Didn’t think I liked any kind of whiskey until last week when I asked our waitress at Murray’s to bring me something Irish…she brought me Jameson’s on the rocks along w/ a small bottle of ginger ale & a lime. I tasted the Jameson’s before I poured in any ginger ale & so glad I did, Irish whiskey is sooooo much better IMHO than Scotch or bourbon IMHO. Spent the rest of the week getting to know Irish whiskey & came home w/ small bottles of Irish Whiskeys I wasn’t sure I could get in the US so I could continue my coyage of discovery at home. Currently sipping on a Writers Tears neat & have two types of Teeling, The Irishman single malt, The Irishman Founders’ Reserve, a 12 y/o Redbreast, a GreenSpot single pot, a Powers’ John Lane Release, a Middleton Barry Crockett Legacy, a 12 y/o Jameson Special Reserve, & a Green Spot still to try. I was told by one Irishman the RedBreast would change my life and another one told me that The Irishman Founders’ Reserve would do the same. Can’t wait to find out.
    The whole time I was in Dublin (or even while I was Belfast) I never once heard anyone say anything about any whiskey having a religion. Also absolutely no one gave a rat’s ass what my religion is & Dublin is currently commemorating the Easter Rising centennial! Peter Knox hit the nail on the head in #103 & Hey Bartender is right, giving a crap about what religion founded a whiskey’s distillery is about as authentically Irish as corned beef…FYI: not a single Irish person I spoke to knew had ever heard of corned beef, it wasn’t in the grocery stores & certainly not on any menus.

  • Aidan says:

    The new Tullamore Dew distillery is up and running the past 2 years and back in Tullamore town. They’ve also started work on a massive bottling plant on site to bring all areas of Dew production back to the town.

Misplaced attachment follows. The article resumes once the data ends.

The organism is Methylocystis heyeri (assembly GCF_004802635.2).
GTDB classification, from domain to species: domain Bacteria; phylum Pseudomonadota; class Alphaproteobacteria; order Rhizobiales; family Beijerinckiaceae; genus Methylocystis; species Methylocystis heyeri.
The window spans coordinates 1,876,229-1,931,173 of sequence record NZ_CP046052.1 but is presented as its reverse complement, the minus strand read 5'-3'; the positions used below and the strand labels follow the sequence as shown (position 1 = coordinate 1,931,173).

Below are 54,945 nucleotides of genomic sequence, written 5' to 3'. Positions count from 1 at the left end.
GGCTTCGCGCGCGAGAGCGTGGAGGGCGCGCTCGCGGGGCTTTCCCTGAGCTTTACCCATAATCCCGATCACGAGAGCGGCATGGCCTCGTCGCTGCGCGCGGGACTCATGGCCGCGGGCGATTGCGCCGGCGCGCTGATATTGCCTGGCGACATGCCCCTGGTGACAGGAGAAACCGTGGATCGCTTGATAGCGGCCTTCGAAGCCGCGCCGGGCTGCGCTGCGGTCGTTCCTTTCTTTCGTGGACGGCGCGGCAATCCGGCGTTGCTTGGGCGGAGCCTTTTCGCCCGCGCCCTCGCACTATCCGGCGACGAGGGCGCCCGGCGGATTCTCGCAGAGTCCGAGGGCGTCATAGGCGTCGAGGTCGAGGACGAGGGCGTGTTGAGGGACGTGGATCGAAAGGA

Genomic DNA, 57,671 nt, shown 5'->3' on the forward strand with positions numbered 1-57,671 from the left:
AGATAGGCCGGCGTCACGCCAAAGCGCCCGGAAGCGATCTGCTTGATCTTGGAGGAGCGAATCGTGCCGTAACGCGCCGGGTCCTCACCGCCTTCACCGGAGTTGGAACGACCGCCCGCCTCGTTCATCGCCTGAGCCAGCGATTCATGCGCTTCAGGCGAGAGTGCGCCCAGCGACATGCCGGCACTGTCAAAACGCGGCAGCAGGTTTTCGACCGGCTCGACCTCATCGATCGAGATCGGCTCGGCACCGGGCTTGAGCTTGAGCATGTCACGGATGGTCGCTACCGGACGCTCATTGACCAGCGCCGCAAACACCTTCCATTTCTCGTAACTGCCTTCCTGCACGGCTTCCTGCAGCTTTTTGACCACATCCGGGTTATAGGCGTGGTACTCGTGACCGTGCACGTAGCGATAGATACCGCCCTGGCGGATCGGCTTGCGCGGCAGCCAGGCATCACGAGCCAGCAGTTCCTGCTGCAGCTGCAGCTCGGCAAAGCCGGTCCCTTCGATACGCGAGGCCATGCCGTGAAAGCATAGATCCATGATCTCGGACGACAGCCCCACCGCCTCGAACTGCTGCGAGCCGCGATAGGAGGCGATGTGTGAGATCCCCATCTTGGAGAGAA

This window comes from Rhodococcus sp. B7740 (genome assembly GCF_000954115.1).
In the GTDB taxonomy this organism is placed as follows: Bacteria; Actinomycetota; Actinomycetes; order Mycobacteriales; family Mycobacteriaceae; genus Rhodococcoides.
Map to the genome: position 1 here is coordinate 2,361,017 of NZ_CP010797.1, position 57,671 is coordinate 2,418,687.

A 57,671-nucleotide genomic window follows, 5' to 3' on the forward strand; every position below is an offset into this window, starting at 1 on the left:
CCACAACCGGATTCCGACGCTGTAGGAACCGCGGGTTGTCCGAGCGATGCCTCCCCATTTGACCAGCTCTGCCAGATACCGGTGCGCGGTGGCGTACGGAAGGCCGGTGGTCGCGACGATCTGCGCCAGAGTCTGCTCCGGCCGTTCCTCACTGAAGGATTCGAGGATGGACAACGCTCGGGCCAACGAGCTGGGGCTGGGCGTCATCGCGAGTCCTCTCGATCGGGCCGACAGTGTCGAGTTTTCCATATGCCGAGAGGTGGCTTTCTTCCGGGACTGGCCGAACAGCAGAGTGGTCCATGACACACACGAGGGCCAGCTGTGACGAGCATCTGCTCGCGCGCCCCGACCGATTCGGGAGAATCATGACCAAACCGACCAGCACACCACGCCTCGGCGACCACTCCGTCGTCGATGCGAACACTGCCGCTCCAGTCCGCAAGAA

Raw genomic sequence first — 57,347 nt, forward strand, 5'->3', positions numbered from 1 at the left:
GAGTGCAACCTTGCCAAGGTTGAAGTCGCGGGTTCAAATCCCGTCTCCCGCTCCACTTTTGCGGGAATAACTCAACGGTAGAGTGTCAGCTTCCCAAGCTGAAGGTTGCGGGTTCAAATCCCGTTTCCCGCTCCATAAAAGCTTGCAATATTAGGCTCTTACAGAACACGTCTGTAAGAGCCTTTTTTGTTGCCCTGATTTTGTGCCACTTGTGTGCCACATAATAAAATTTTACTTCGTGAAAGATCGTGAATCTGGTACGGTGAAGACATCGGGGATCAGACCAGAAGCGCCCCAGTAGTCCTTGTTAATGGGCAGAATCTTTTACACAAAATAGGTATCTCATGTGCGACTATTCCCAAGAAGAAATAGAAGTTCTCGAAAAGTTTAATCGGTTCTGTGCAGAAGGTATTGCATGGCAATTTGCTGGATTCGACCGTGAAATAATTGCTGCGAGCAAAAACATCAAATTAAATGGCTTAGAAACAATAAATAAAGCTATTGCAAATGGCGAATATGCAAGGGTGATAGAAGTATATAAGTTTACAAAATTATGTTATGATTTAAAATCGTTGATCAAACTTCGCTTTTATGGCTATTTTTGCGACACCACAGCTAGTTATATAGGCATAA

As regards the Catholic v Protestant whiskey debate. Who really cares. I’m sure there were dodgy discriminatory practices based on race or religion in most big corporations in many countries in the past. As long as it’s no longer going on in the company today then enjoy.

    • MGsilll hoe to thos says:

      My wife has just blown raspberries on my belly whilst I’ve been reading this crap – seriously it doesn’t matter which type of sky fairy you believe in – bushmills black label vs tulamore dew is a close run thing and depends on how and what mood you’re in rather that some stupid pagan affiliation

  • Martin says:

    Very true Aidan.

    As for the Tullamore Dew, it actually is the perfect mingling of North & South, since the pot still & grain comes from Midleton in Cork and the single malt is distilled at Bushmills (then aged down at LDI). Those whiskeys seem to get along just fine!

    I hear that William Grant & Sons has a contract with LDI to have Tullamore Dew produced in Cork until 2025, so they will have to either be creative to release anything from the new distillery or have some mighty fine aged whiskey come the latter half of the next decade.

    Happy Holidays all!

  • Aidan says:

    Can’t comment on the long term contract in Cork as I hadn’t heard that, but I assume they have some sort of get out clause if there is a contract.

    They have started construction now on a grain still on site now which means that the full three components of the blend will be produced in Tullamore. This was a long term plan but they’ve brought it forward by about 8-10 years. The new bottling hall is also taking shape even though it’ll be a while before the on site whiskey will be bottled. Maybe they will bottle the Cork supply in Tullamore in the interim.

  • Liam mcavoy says:

    I was born in buncrana moved to Derry then to Belfast and am now living in the uk I’m Catholic and I must say I prefer Bushmills to Jameson’s although I’ve been a life Long fan of Jameson’s it doesn’t matter whether your Hun or teag drink what you like don’t bring sectarianism into it it’ll spoil the taste

  • MiGWind says:

    Tulley Dew 10 Year Single Malt! What a treat.

  • jP says:

    Had drinks in the Irish Embassy (in Korea) as an invited Englishman. The Ambassador had both Jameson and Bushmills on offer. She didn’t give a toss about anyone’s religion, let alone the whiskey’s.